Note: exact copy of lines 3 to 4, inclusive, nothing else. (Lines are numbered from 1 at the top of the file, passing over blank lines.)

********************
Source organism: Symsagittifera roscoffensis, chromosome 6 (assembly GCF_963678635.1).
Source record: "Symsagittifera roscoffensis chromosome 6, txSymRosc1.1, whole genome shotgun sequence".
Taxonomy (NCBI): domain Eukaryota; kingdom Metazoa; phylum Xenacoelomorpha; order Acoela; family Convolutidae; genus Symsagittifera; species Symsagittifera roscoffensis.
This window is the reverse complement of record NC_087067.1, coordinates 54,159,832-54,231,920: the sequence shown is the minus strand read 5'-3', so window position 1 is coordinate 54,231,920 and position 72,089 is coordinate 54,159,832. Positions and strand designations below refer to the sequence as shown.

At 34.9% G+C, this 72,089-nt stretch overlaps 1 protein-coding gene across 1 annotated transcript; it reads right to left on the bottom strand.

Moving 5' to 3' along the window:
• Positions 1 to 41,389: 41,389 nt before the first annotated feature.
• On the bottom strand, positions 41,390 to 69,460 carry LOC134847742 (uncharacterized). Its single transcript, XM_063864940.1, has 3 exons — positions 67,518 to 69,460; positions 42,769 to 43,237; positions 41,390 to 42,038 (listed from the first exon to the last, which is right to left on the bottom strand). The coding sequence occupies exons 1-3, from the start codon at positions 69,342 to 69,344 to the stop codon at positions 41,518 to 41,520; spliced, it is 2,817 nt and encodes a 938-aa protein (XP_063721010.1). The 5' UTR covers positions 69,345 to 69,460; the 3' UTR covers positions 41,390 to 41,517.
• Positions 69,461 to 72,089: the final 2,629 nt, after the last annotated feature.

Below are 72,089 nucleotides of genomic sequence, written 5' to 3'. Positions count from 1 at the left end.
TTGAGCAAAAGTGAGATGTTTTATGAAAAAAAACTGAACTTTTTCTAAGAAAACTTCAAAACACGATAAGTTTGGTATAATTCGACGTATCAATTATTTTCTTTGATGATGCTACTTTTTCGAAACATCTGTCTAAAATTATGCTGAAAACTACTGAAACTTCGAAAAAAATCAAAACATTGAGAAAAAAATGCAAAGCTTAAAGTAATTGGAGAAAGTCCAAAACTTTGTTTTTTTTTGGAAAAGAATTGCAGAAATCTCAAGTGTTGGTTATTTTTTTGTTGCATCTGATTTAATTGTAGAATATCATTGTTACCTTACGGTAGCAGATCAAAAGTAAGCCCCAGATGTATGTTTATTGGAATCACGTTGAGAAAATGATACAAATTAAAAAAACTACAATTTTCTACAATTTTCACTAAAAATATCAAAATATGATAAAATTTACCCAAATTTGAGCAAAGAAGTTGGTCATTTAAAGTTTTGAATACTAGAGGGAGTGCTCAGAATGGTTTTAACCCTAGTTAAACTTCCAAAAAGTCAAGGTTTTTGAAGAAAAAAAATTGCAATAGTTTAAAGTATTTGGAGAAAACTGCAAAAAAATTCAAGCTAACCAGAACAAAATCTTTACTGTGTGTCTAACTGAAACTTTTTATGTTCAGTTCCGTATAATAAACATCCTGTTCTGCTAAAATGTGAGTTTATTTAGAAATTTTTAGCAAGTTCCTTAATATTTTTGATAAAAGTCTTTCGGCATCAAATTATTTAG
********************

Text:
Taxonomy (NCBI): domain Eukaryota; kingdom Metazoa; phylum Xenacoelomorpha; order Acoela; family Convolutidae; genus Symsagittifera; species Symsagittifera roscoffensis.
This window is the reverse complement of record NC_087067.1, coordinates 54,159,832-54,231,920: the sequence shown is the minus strand read 5'-3', so window position 1 is coordinate 54,231,920 and position 72,089 is coordinate 54,159,832. Positions and strand designations below refer to the sequence as shown.